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Do You Really Own Your Gatehouse?
Have All Your Common Elements Been Properly Transferred to the Corporation During the Turnover Process?
By Ernie Nyitrai | Other articles by Ernie Nyitrai
This is not a facetious question. This can be a real problem for your condo, much like it was for ours. Although the focus of this article is about a gatehouse, this question could easily also apply to your community centre (if you have one for your exclusive use), an off-site parking location (if exclusively for the use of the condo), a parking garage (if built for the exclusive use of the condo, an outdoor swimming pool (if the pool is identified as a lot on the corporation's plan of survey), etc. Issues arise when a condo's builder/developer fails to assign any one of these common elements over to your corporation during the turnover process. This happened to us.
A Little Background First
Our condo shares a common gatehouse, driveway, and a number of garden beds with our sister condo. The costs for these common elements are shared 50/50 between the condos. Our sister condo was built around 30 years ago and our building 2 years later. We have been sharing these costs ever since our condo was built. Although we do not have a formal shared facilities committee, both boards meet at least 4 times a year to discuss issues concerning these shared common elements. This procedure has worked very well for both boards.
This article outlines how we found out the gatehouse shared by the two condos for 30 years was not owned by either of the condos.
During one of our joint facilities meetings we discussed the upcoming renewal of our corporation insurance coverage. We noted that if one of the many delivery and/or moving trucks entering our property hit the gatehouse requiring our corporations to replace/repair it, we would probably have to pay for these repairs or replacement ourselves since our insurance deductible is quite high. Therefore we wondered if we might be able to get a separate insurance policy for the gatehouse and have our insurance carrier pay for these damages, less the deductible. We thought that this separate coverage would carry its own deductible which presumably would be lower than the combined deductibles for our two condos.
In the process of collecting all the pertinent information for our insurer, we reviewed the plan of survey to see how the gatehouse was identified on this plan. We then went to the registry office and were informed that the gatehouse was not identified as being owned by our condo corporation.
Since our sister building was built first, we thought that it might be owned by them. It was not. Therefore neither of us owned the gatehouse. The gatehouse was still owned by the original builder of the condos. This was even though our two condos were using it – and paying the costs of operating it for nearly 30 years.
To further complicate matters, we found that the builder was no longer in business.
Now What Do We Do?
We contacted our corporations' lawyers who advised to us that in situations like this, where property is missed during the turnover procedures, the property missed is deeded to the Province of Ontario. To get the ownership transferred to our condos, we needed to petition the Province. The Province required a series of legal documents to be filed along with proof that the gatehouse indeed belongs to the condos.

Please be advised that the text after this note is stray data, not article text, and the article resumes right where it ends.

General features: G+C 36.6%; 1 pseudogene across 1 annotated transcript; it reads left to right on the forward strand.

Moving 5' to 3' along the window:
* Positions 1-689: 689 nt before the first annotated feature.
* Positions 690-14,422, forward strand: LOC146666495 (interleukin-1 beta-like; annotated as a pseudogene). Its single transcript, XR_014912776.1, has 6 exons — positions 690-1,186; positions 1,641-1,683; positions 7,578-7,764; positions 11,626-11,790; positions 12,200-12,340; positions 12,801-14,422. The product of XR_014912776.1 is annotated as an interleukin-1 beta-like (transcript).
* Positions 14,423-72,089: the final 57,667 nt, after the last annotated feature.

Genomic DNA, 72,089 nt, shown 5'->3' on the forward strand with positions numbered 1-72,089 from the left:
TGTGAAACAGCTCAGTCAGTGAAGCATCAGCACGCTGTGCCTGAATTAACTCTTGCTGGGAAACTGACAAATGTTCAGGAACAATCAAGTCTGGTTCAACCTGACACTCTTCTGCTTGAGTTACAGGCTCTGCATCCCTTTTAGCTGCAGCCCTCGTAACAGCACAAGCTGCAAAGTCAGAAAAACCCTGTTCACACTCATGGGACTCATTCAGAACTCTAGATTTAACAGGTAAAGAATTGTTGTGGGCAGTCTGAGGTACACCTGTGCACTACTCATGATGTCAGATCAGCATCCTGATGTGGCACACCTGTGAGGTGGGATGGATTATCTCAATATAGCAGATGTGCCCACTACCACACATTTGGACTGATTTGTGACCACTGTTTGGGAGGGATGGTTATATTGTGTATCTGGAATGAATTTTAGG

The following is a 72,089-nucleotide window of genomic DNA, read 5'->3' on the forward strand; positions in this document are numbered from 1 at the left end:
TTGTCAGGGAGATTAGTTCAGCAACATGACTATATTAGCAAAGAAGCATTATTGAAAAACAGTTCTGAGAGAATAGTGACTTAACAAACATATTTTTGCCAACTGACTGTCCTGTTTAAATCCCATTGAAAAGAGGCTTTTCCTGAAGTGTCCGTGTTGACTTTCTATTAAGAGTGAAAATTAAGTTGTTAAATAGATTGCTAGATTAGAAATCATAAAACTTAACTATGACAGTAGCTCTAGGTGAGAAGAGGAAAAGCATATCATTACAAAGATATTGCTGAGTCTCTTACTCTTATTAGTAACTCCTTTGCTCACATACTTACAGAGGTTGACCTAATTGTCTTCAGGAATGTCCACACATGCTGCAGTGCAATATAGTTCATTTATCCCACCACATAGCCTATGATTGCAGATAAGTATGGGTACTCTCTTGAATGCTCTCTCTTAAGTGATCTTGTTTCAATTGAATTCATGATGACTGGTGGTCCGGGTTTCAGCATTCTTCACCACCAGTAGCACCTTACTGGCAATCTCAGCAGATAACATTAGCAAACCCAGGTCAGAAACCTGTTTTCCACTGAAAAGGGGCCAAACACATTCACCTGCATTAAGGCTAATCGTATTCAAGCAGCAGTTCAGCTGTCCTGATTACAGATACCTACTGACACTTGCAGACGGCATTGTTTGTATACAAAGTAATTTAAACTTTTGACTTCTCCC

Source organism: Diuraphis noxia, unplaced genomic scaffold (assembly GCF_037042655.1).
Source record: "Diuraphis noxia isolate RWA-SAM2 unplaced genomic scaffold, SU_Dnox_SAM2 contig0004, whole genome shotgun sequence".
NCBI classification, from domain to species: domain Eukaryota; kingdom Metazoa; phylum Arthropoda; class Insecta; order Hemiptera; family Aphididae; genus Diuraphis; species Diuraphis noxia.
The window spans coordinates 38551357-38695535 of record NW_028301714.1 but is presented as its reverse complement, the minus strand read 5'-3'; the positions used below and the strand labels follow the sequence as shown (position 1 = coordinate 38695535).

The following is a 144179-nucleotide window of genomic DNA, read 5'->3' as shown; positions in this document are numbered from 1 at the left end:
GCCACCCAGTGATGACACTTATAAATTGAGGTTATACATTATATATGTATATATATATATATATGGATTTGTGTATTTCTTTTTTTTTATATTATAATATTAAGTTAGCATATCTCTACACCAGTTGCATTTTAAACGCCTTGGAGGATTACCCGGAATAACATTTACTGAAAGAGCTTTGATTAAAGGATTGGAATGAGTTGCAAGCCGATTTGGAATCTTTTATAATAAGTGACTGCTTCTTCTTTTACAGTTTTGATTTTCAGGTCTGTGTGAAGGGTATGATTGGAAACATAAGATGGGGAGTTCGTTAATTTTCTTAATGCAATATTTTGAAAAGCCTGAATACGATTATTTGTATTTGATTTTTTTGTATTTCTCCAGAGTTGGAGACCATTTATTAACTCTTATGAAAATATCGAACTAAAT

Fortunately, the Province did not want to own property where the rightful owner could be identified. They will work with the rightful owner's lawyers to ensure that a smooth transfer occurs. This is what happened in our case.
How could this situation happen and how could property rightfully owned by condos be missed during the turnover process? As inconceivable as this seems, our lawyers advised that this happens all the time.
Such errors usually happen in situations where the builder does not receive any money for common element items identified in the plan of survey, such as gatehouses, community centres, outdoor swimming pools, etc. These items are usually built by the builder, as an enticement for people to buy units in the condo. While individual suites that are sold generate revenue for the builder, the common elements, used to entice a purchasers, do not. Therefore, this kind of thing that can easily be overlooked during the turnover process.
The lesson learned, through our experience, is to ensure that all common elements, particularly those that have been identified on your plan of survey, are properly transferred to the condo during the turnover process. It is easier to do this while the builder is still around.
Regardless of when the turnover process occurred, it is still prudent for condos to check their records to ensure that all common elements, specifically those identified on the plan of survey of the corporation, are indeed owned by the corporation. Look specifically at the following common elements, such as the gatehouse whether owned individually or shared with another corporation, stand-alone community centers, off-site parking used exclusively by the corporation, etc. This could even apply to an outside swimming pool, or tennis court(s), etc., if they are identified as a separate entity in your plan of survey.
This article is not meant to scare condo boards, but to give them a heads up. We hope your condo does not experience what we did.
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